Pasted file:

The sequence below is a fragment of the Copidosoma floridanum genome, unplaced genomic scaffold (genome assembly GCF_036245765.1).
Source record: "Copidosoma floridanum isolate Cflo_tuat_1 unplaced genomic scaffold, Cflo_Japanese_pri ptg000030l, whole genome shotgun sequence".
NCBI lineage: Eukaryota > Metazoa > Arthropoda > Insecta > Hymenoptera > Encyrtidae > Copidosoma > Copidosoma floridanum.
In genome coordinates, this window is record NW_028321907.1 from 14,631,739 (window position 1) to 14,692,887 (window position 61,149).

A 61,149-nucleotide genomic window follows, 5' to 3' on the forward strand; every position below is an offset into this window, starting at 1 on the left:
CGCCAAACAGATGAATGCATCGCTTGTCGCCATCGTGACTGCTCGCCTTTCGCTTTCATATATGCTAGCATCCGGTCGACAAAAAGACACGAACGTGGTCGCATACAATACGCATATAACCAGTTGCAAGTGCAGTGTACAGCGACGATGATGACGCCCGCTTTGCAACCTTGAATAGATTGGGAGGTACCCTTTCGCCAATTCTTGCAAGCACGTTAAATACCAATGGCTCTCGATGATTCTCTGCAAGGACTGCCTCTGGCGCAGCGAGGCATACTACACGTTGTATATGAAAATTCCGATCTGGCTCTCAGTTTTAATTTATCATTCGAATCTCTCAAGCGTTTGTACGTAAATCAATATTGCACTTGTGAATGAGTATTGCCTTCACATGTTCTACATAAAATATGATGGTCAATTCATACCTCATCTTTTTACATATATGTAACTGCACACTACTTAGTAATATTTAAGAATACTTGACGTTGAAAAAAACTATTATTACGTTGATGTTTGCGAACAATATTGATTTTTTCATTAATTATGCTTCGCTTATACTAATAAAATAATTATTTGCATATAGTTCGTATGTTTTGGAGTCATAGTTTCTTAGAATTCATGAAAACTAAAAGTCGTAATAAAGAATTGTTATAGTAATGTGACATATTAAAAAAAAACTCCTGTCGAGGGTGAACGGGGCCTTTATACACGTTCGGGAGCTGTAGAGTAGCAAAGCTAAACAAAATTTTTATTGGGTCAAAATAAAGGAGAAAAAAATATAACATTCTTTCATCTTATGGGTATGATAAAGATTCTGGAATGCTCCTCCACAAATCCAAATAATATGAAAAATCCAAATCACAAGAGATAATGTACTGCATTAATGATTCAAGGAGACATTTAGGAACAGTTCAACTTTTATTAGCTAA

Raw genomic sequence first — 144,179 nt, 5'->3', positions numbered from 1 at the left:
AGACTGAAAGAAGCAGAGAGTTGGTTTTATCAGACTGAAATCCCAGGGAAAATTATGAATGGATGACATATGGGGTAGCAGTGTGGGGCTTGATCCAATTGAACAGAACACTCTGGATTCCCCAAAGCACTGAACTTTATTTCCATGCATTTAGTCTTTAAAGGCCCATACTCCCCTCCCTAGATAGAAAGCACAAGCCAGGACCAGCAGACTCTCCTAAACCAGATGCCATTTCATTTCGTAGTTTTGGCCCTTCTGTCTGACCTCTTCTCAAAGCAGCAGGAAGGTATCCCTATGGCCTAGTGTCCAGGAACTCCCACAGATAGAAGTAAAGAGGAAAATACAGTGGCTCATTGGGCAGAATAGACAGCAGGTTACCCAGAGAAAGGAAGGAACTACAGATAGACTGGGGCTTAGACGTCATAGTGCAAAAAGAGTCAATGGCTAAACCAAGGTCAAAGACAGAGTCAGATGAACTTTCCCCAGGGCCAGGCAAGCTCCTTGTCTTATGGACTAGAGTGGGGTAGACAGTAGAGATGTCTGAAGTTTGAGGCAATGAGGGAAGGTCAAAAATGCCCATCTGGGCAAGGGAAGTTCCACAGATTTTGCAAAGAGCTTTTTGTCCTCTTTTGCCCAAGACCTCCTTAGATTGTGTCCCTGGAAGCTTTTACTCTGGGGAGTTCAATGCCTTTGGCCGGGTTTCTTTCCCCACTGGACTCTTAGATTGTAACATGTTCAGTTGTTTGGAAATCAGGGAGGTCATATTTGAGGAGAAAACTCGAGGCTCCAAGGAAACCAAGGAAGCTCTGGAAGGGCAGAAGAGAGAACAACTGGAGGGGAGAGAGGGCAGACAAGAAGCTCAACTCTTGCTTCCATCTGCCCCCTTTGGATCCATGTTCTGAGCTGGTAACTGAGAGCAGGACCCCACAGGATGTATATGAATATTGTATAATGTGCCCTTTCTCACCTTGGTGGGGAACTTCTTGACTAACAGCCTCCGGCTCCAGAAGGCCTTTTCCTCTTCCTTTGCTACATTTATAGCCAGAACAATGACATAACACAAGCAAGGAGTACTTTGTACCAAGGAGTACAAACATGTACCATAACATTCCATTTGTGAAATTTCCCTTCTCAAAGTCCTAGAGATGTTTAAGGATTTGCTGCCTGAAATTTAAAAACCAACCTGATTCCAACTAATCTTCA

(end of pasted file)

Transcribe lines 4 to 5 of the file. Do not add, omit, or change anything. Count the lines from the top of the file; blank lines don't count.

In genome coordinates, this window is record NW_028321907.1 from 14,631,739 (window position 1) to 14,692,887 (window position 61,149).

A 61,149-nucleotide genomic window follows, 5' to 3' on the forward strand; every position below is an offset into this window, starting at 1 on the left: